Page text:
All photos by Karol Nienartowicz © Source: boredpanda.com
Karol Nienartowicz‘s photos of a breakwater in the Baltic Sea in Gdańsk, like Auggie Wren’s photos of the same corner in Brooklyn, Cézanne’s Mont Saeinte-Victoire, are a reminder of how the act of repetition is essential to the human condition.
From a daily routine to a motif in art, repetition is an act of survival, a desire for affirmation. Progress, trends, development, culture, movement, reproduction, ritual, language, growth, expansion, learning are all imbued with it. It’s the principle behind unconscious but essential actions such as breathing, blinking and walking, as well as collective behaviours and even the most bewildering astronomical phenomena in the cosmos.
Repetition attests to the human struggle with the overwhelming realisation of the fleetingness of life in the face of the perennial continuity of ‘Life’. But it is also an appeal to ‘remain’, a prayer for eternity. Paradoxically, by allying with time, it is entangled with change: erosion of the landscapes, but also of ideas. Repeat to perfect and create. Repeat to unlearn and improve. Repeat again and again to change.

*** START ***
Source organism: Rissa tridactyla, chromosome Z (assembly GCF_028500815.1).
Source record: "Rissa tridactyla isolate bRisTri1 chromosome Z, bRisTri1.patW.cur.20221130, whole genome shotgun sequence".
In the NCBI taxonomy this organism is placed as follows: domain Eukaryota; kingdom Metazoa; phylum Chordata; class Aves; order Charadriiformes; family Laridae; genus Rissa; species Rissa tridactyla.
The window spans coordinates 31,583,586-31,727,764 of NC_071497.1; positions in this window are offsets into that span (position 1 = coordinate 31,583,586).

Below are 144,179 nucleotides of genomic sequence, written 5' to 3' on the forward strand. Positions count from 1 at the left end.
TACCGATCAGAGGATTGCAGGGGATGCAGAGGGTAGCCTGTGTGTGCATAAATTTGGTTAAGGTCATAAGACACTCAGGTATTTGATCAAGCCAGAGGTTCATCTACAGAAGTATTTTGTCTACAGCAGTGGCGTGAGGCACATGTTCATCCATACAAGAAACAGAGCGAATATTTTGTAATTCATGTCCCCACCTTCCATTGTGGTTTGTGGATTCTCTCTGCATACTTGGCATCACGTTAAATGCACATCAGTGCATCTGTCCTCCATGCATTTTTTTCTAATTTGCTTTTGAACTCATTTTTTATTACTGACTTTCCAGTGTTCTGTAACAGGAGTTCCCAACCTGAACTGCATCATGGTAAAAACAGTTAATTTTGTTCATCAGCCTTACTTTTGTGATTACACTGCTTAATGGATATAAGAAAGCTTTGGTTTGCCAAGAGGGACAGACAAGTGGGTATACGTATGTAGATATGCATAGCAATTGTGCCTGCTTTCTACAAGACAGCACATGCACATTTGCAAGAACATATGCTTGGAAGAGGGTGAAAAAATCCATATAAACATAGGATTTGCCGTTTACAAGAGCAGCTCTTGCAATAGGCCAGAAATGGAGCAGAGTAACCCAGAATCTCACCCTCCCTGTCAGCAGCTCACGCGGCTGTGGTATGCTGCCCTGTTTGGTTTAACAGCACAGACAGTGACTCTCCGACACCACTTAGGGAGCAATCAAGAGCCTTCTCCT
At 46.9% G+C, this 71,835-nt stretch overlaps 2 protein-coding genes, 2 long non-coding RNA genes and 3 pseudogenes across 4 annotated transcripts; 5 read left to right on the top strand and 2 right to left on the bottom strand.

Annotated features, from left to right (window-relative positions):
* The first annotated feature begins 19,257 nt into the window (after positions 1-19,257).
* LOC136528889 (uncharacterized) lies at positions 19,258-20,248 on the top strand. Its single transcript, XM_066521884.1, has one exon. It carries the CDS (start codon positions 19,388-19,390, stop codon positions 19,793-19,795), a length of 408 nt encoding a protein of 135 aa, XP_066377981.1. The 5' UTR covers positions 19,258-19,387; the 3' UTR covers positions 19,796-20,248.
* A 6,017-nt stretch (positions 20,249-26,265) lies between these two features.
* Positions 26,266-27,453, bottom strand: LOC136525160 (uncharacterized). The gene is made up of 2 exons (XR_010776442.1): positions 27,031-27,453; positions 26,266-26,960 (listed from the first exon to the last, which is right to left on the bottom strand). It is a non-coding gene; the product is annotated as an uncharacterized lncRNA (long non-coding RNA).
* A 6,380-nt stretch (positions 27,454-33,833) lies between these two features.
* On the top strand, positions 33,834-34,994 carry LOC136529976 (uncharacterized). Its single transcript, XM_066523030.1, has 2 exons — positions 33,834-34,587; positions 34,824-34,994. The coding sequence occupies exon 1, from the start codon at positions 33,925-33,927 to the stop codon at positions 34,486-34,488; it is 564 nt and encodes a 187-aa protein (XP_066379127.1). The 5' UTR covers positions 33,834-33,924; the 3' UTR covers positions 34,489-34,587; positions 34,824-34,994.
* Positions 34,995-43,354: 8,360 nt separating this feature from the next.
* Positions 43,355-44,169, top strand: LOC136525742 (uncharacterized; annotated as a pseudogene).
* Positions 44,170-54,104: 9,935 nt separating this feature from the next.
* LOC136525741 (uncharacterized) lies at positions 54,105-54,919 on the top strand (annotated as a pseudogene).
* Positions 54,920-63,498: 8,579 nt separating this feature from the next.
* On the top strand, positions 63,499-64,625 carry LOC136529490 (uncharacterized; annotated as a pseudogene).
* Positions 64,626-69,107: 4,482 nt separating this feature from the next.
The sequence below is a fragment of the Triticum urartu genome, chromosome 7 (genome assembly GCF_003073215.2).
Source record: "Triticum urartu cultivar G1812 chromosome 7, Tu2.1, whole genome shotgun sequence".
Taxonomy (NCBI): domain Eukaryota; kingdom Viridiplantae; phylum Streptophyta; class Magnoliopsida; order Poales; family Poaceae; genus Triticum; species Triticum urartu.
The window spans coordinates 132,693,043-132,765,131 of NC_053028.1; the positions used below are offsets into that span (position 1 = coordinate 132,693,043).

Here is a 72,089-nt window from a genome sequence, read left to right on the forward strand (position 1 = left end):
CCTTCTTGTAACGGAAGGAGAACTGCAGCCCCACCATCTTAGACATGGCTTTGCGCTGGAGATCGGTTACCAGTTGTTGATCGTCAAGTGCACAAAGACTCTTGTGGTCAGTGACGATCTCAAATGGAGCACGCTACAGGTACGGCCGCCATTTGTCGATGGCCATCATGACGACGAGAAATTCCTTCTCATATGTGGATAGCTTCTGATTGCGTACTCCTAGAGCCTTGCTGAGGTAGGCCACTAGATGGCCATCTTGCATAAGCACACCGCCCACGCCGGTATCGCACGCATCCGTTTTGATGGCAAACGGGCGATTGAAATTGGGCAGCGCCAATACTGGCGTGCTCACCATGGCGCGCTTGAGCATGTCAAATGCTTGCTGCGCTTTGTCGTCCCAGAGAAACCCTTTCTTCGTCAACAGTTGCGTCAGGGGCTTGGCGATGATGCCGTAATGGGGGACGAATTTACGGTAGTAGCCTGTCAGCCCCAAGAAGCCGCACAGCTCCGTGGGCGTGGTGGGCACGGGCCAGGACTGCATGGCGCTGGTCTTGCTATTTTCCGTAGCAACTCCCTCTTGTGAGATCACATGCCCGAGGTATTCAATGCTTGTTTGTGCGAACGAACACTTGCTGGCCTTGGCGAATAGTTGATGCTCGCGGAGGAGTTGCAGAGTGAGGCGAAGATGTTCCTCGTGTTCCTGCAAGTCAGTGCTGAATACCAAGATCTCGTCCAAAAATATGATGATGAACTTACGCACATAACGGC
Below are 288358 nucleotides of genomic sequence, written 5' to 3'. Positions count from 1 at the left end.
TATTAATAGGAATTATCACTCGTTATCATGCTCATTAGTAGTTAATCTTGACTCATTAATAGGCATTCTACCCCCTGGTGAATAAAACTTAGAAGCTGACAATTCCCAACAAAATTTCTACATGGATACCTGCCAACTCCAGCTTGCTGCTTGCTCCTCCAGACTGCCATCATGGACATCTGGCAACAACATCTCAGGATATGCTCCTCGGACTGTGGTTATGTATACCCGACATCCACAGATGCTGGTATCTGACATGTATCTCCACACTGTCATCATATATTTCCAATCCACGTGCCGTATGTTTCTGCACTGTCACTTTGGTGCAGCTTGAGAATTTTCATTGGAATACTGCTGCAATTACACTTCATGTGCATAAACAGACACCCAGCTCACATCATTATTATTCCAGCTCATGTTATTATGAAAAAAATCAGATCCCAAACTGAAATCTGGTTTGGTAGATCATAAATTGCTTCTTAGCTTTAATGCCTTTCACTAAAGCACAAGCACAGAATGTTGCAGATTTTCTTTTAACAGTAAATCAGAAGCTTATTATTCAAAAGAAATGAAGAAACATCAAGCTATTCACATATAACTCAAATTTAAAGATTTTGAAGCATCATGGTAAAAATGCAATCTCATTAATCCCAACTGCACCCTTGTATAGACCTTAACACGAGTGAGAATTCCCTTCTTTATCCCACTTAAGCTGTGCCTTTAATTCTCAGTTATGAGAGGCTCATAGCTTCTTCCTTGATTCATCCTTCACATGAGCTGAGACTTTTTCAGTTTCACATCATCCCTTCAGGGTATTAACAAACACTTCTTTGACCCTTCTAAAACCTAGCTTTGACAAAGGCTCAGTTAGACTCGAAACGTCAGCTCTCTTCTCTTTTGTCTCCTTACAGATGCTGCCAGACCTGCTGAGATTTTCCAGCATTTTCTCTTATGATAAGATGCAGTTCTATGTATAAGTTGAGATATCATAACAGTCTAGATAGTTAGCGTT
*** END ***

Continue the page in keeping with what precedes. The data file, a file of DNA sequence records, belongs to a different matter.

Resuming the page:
Just as in music, rhythm is everything in life. If repetition sets the pace, this might be an incentive to change by not changing at all and live with the comforting(?) mantra that all of this has happened before and will happen again.